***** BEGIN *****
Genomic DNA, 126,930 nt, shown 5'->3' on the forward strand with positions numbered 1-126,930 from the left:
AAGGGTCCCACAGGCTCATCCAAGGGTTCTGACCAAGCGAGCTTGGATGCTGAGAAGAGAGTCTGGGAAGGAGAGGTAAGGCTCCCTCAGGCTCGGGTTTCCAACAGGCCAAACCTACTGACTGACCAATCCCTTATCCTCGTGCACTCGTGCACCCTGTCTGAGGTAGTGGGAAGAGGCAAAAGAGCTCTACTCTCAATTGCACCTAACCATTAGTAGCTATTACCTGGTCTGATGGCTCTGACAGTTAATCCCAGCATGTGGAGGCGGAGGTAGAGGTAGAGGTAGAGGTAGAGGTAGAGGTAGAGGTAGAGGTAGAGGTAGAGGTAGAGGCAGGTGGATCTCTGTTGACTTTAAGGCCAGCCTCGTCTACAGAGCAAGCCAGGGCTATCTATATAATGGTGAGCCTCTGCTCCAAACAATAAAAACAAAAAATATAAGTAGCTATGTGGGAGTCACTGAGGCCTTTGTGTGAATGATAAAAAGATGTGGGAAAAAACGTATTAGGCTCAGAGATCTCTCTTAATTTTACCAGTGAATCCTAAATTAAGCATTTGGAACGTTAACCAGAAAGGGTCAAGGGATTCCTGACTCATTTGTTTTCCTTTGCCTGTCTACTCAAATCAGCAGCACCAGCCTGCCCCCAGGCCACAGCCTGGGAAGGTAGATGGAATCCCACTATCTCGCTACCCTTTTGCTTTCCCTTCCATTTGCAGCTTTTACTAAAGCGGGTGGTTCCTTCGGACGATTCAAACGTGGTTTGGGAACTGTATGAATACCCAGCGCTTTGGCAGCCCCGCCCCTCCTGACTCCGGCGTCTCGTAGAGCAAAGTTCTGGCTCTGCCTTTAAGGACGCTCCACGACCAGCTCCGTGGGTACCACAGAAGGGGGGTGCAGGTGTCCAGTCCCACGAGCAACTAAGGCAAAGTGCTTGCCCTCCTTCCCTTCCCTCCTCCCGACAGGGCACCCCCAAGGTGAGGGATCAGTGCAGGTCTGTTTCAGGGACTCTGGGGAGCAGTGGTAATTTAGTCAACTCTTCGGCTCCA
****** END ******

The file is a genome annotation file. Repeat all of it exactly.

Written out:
Genomic DNA, 126,930 nt, shown 5'->3' on the forward strand with positions numbered 1-126,930 from the left:
AAGGGTCCCACAGGCTCATCCAAGGGTTCTGACCAAGCGAGCTTGGATGCTGAGAAGAGAGTCTGGGAAGGAGAGGTAAGGCTCCCTCAGGCTCGGGTTTCCAACAGGCCAAACCTACTGACTGACCAATCCCTTATCCTCGTGCACTCGTGCACCCTGTCTGAGGTAGTGGGAAGAGGCAAAAGAGCTCTACTCTCAATTGCACCTAACCATTAGTAGCTATTACCTGGTCTGATGGCTCTGACAGTTAATCCCAGCATGTGGAGGCGGAGGTAGAGGTAGAGGTAGAGGTAGAGGTAGAGGTAGAGGTAGAGGTAGAGGTAGAGGTAGAGGCAGGTGGATCTCTGTTGACTTTAAGGCCAGCCTCGTCTACAGAGCAAGCCAGGGCTATCTATATAATGGTGAGCCTCTGCTCCAAACAATAAAAACAAAAAATATAAGTAGCTATGTGGGAGTCACTGAGGCCTTTGTGTGAATGATAAAAAGATGTGGGAAAAAACGTATTAGGCTCAGAGATCTCTCTTAATTTTACCAGTGAATCCTAAATTAAGCATTTGGAACGTTAACCAGAAAGGGTCAAGGGATTCCTGACTCATTTGTTTTCCTTTGCCTGTCTACTCAAATCAGCAGCACCAGCCTGCCCCCAGGCCACAGCCTGGGAAGGTAGATGGAATCCCACTATCTCGCTACCCTTTTGCTTTCCCTTCCATTTGCAGCTTTTACTAAAGCGGGTGGTTCCTTCGGACGATTCAAACGTGGTTTGGGAACTGTATGAATACCCAGCGCTTTGGCAGCCCCGCCCCTCCTGACTCCGGCGTCTCGTAGAGCAAAGTTCTGGCTCTGCCTTTAAGGACGCTCCACGACCAGCTCCGTGGGTACCACAGAAGGGGGGTGCAGGTGTCCAGTCCCACGAGCAACTAAGGCAAAGTGCTTGCCCTCCTTCCCTTCCCTCCTCCCGACAGGGCACCCCCAAGGTGAGGGATCAGTGCAGGTCTGTTTCAGGGACTCTGGGGAGCAGTGGTAATTTAGTCAACTCTTCGGCTCCA